Edit ModuleShow Tags

How not to start a relationship

In the last month I've had the chance to make about 50 new friends. I've suddenly become very popular with investment bankers and have been on the receiving end of over 50 emails that look something like the following:

"We met once a long time ago when I was with firm X. I'm now at firm Y. We are the blah blah blah best at blah blah most successful blah blah tied into blah blah working with blah blah blah connected with blah blah blah. Congrats on all the success at Company W. We are very interested in talking to them about blah blah strategic blah blah - can you introduce us to a high-profile-CEO."

At first I felt compelled to respond as part of my "answer every email and try to at least be polite / responsive to everyone" approach to life. After a few days, I started getting annoyed when I realized I was simply viewed as a conduit to an introduction. When I saw a few similar emails to my co-investors in at least one company, I realized that there was a complete lack of sincerity in many of these emails - it was no different than a random salesman emailing me asking if I wanted to buy a random widget.

Now, I have several good friends who are investment bankers and we have a handful of trusted ibanking relationships and folks who are our go-to ibankers. These are people who have developed a long standing relationship with me and my partners, have worked with us in good times and bad, and have always been reasonable and thoughtful about their fees, especially in situations that didn't work out.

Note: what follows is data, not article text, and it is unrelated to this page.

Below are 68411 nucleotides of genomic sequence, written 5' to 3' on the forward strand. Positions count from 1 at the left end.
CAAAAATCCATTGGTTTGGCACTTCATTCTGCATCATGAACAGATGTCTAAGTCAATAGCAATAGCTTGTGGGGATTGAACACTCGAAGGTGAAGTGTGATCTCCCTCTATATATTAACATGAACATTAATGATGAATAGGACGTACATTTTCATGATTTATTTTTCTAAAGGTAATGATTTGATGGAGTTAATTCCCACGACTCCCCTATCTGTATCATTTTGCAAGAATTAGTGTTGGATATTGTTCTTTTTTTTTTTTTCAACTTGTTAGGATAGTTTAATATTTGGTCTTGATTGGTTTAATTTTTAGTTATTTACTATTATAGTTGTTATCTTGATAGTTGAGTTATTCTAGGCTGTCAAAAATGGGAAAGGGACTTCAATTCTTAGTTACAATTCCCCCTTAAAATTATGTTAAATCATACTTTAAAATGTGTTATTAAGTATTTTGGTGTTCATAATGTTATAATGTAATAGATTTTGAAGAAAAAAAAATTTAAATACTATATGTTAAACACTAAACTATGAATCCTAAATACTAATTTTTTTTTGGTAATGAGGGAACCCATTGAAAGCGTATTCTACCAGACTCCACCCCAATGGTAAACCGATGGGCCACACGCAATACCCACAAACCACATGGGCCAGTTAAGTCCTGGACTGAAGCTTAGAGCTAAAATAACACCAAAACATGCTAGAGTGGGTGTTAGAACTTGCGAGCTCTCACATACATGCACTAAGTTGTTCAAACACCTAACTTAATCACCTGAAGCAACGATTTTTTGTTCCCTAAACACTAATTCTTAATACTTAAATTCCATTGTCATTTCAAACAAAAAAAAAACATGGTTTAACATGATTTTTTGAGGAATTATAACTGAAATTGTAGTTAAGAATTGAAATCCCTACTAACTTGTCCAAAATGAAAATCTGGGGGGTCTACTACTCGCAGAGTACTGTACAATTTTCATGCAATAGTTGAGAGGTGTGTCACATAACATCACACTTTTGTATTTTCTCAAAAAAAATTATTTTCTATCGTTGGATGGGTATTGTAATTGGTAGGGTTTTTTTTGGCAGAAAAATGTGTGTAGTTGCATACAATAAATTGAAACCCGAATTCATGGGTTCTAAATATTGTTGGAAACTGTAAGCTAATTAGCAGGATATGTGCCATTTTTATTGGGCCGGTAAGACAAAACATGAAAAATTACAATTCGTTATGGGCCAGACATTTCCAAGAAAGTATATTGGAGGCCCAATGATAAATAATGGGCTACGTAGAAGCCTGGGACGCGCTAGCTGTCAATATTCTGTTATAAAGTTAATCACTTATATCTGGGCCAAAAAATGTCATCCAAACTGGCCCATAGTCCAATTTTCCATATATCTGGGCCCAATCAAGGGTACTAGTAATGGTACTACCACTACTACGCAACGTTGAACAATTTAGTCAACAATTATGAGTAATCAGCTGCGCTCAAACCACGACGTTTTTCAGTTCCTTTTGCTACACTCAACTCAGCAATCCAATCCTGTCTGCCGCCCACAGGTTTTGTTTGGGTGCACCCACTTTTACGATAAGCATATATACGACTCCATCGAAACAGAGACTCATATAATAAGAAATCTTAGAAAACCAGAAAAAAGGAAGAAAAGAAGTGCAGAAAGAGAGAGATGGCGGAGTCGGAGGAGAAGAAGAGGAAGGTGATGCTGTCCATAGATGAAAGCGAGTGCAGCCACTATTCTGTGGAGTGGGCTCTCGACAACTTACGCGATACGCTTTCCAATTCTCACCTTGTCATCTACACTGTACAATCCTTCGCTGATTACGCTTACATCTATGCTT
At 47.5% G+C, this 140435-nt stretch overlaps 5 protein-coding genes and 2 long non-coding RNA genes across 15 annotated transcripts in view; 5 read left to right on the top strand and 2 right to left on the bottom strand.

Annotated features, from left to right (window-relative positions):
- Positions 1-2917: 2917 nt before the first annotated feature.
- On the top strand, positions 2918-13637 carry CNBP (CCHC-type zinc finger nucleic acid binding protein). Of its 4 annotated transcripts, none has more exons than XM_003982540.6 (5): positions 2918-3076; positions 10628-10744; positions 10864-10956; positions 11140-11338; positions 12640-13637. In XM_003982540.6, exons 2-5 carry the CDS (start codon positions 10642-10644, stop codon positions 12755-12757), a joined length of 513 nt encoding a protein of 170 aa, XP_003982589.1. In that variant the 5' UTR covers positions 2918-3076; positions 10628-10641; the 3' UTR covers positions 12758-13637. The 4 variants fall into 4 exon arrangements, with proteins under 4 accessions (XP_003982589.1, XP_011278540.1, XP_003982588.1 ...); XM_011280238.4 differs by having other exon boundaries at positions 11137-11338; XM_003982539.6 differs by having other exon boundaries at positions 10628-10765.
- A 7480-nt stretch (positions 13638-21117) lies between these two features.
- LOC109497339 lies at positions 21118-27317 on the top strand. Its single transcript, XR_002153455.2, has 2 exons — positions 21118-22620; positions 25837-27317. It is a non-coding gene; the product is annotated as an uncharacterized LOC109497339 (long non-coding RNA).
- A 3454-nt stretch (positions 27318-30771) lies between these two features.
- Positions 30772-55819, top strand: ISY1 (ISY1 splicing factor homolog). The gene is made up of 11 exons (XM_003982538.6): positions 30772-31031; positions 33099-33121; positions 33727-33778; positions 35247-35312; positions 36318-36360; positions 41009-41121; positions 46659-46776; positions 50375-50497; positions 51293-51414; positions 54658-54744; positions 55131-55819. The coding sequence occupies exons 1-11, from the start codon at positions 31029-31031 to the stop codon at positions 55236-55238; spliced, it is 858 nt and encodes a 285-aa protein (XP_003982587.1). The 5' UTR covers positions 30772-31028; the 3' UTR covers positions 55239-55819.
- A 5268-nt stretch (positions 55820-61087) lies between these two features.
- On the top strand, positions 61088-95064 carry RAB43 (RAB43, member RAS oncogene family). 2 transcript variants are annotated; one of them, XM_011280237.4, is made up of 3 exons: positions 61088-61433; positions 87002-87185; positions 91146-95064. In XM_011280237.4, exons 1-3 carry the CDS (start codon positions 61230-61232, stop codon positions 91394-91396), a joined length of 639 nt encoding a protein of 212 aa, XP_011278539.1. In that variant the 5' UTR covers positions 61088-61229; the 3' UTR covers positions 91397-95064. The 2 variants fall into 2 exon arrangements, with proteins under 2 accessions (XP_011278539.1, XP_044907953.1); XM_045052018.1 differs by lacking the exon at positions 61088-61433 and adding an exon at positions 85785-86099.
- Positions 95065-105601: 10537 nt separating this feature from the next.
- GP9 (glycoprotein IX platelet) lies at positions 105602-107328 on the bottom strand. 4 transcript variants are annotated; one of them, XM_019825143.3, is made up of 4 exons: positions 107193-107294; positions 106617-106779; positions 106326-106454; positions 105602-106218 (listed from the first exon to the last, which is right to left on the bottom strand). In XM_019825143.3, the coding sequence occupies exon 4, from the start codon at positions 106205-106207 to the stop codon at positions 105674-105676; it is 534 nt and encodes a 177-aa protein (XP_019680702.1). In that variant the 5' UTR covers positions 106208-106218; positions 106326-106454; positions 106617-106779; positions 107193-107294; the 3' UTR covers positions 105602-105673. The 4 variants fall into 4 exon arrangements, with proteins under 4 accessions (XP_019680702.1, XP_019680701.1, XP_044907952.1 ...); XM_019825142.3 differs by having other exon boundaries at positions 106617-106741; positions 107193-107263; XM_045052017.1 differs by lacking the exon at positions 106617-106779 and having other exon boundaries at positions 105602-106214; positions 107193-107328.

It amazes me that 50+ people could suddenly come out of the woodwork in an effort to "build a new relationship that's not really a relationship" thinking it would give them an opportunity, or even an advantage, in the context of a set of hot companies.

When I think about the relationships I've developed, whether it be with investment bankers, LPs, co-investors, or anyone else, they evolve over a period of time. They don't require boondoggles or fancy things; they require sincerity and substantive interaction over a long period of time. Then, when there are moments of opportunity, these are the people that I go to (and hopefully who come to me.)

There suddenly seem to be an abundance of "transaction relationships" out there.

Entrepreneurs, beware.

{pagebreak:Page 1}

Edit Module
Brad Feld

Brad has been an early stage investor and entrepreneur for more than 20 years. Prior to co-founding the Boulder-based Foundry Group, he co-founded Mobius Venture Capital and Intensity Ventures, a company that helped launch and operate software companies. Brad is a nationally recognized speaker on the topics of venture capital investing and entrepreneurship and writes widely read and well respected blogs at www.feld.com and www.askthevc.com. He holds bachelor's and master's of science degrees from from MIT. Contact him at brad@feld.com

Get more of our current issue | Subscribe to the magazine | Get our Free e-newsletter

Edit ModuleShow Tags

Archive »Related Articles

Executive wheels: Lots of Lexus luxury, but little distinction

These two Lexus sedans are both wonderful vehicles, full of the latest luxuries and technology, and they drive beautifully. So the question is, would you – or should you – buy one?

In booming Denver, housing’s not all that’s scarce

I’ve seen firsthand the effects of a tightening labor market, and evidence that Denver has room for not just more housing but more businesses.

Pay attention to the dancing baby

A few weeks ago, the 9th U.S. Circuit Court of Appeals issued a decision in what has come to be known as the “Dancing Baby Case” that every business needs to know about before sending Digital Millennium Copyright Act takedown notices to Web hosts and other companies that host third-party content such as Facebook, YouTube, Amazon and eBay.
Edit ModuleShow Tags

Thanks for contributing to our community-- please keep your comments in good taste and appropriate for our business professional readers.

Add your comment: